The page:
• Paul | 25 Mar 2015, 04:06 PM Agree 0
    Agree with all and yes Kim you are correct. These sorts tests line the pockets of those consultancy businesses promoting them.

    Inexperienced recruiters and non HR people are very easily sold – and the sellers of these instruments know it! The belief of having some sort of extra cognitive power over newly hired employees is also attractive to those personalities who seek to lead in this “ethically questionable” way.

    A very experienced HR person can accurately determine candidate fit at a very fast speed. After recruiting over 1000 people one just gets to learn a few things. I believe the term coined for this is “intuition”. Something that science may not yet be able to quantify hence – personality tests.
  • Jocelyn | 26 Mar 2015, 02:08 PM Agree 0
    There seems to be some critical thinking errors being made in relation to the validity of personality tests. If the hypothesis is: that personality data improves the fit of candidates in a recruitment processes, then four sets of data are needed.

    Generally people seem to notice after the fact that some particular assessment appears to correlate with later observations. What about all the missed data such as situations where the assessment has not correlated with later observations? Or situations where no personality test is administered but the right fit is achieved? Or lastly, situations where no personality test is administered and the incorrect fit is later found?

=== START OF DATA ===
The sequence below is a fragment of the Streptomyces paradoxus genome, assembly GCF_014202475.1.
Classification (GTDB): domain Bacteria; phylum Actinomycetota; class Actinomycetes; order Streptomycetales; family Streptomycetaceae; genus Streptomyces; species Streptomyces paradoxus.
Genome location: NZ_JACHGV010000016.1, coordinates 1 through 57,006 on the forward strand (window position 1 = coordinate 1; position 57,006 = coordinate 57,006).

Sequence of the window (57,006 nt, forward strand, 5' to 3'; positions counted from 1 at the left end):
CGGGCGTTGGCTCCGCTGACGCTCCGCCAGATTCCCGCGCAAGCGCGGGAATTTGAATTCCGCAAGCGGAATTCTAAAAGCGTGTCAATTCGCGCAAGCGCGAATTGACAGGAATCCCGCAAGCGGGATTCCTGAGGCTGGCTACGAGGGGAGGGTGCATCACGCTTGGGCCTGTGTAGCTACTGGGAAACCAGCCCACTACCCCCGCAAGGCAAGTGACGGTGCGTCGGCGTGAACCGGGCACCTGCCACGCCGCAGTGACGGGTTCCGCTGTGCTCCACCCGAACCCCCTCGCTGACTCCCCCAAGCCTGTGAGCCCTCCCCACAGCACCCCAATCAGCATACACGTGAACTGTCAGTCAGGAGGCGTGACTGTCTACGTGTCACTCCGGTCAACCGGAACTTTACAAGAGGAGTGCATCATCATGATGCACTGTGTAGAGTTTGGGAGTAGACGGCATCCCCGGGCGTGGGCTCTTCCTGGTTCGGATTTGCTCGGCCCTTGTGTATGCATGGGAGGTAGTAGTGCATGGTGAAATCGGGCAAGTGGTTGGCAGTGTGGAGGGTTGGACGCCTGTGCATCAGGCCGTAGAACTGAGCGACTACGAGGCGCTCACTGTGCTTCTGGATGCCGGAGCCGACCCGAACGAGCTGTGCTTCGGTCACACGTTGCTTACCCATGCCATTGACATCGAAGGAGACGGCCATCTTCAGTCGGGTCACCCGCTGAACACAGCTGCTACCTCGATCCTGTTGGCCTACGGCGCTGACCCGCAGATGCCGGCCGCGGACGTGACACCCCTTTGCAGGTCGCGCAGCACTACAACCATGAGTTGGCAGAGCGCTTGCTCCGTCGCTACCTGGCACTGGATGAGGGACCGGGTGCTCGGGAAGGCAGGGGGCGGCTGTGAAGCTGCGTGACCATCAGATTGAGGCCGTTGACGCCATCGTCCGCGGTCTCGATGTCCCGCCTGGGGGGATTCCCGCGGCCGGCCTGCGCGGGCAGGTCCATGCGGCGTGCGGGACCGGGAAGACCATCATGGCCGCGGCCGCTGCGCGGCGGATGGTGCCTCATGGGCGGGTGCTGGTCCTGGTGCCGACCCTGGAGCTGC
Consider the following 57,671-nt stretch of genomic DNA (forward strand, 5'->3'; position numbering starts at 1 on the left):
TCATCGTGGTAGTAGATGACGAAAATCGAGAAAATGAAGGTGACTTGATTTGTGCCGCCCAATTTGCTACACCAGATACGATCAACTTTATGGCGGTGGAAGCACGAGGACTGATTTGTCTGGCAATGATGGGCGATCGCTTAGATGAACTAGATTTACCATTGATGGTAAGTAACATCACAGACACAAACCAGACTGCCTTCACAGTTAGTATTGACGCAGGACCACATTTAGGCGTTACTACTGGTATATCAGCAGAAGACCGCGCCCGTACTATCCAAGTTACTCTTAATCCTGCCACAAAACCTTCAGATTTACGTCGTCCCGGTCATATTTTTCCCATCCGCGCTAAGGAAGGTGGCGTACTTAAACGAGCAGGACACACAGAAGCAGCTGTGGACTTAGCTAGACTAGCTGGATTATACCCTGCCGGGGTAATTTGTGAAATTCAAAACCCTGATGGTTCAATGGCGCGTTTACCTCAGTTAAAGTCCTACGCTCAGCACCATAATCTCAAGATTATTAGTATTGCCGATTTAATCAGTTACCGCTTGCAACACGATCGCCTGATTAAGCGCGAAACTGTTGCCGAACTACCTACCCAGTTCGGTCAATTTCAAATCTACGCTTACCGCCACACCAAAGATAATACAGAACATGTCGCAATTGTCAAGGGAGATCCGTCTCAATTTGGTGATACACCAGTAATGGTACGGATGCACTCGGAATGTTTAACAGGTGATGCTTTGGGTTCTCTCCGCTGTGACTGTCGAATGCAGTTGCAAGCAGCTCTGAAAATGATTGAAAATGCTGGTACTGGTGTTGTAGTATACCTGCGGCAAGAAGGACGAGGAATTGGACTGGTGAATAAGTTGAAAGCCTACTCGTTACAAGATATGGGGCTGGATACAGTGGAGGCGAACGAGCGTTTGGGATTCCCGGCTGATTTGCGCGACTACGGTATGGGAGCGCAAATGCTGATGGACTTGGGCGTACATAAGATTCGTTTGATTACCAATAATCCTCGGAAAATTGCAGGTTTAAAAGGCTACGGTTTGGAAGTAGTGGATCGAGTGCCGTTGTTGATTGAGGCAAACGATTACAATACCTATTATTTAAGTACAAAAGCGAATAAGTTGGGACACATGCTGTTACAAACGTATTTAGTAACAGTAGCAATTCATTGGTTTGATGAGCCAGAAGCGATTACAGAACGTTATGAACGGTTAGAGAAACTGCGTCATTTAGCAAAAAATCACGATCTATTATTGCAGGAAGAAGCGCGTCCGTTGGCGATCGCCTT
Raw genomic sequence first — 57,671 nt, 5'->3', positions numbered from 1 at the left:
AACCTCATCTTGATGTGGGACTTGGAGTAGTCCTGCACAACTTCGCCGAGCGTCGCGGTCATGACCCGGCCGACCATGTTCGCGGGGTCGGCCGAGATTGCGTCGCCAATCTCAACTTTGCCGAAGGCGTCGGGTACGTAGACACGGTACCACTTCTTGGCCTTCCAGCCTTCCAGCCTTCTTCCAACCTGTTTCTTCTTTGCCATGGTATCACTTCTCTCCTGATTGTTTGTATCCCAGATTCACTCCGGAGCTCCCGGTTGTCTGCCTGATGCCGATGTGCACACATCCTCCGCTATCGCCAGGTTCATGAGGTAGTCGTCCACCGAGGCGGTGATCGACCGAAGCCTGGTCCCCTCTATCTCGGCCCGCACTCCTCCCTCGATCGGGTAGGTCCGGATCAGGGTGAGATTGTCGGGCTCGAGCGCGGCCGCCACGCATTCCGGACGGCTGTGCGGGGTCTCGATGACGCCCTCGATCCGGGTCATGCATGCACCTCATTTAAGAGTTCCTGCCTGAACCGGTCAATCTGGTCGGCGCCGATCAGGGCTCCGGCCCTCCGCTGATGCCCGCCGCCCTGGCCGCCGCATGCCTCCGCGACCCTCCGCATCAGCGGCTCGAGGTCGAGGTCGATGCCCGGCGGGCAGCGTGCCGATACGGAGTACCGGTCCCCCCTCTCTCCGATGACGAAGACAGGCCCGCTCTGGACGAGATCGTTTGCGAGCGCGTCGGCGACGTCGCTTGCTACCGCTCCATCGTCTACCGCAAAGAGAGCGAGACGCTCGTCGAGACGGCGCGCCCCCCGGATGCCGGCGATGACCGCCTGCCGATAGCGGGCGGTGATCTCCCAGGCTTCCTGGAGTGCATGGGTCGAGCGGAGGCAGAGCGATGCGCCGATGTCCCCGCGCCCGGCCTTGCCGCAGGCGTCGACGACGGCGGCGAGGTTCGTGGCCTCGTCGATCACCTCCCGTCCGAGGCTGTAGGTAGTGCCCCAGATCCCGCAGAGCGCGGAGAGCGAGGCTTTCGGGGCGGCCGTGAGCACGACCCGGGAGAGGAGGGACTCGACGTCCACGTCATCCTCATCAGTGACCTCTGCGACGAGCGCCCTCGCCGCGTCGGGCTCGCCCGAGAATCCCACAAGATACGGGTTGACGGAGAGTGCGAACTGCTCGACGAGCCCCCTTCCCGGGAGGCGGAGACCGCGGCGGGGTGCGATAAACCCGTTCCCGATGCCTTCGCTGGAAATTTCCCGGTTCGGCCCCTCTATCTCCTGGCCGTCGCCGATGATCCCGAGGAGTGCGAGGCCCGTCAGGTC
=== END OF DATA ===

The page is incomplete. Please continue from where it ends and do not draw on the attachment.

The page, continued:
Anecdote is no substitute for good data and confirmation bias needs to be controlled in any assessment.
  • HRish | 27 Mar 2015, 04:27 PM Agree 0
    I remember when I was around 16 or so I applied for a retail job that required an "honesty test". It was multiple choice answers to different scenarios(what would you do).
    I was the type of person who was afraid to be late to school or take a sickie but somehow I had not passed an "honesty" test.
    A friend of mine who was similar(was also the daughter of a police officer and had healthy respect/fear of authority) had the same result.
    Shortly after, a known pothead and his drug dealer friend got a job there so it appears the test failed miserably.
    This is just an isolated personal experience but these type of tests need to be better fitted for roles if there's any test at all.
  • Paul | 30 Mar 2015, 11:48 AM Agree 0
    Thats not isolated HRish - Its a common outcome.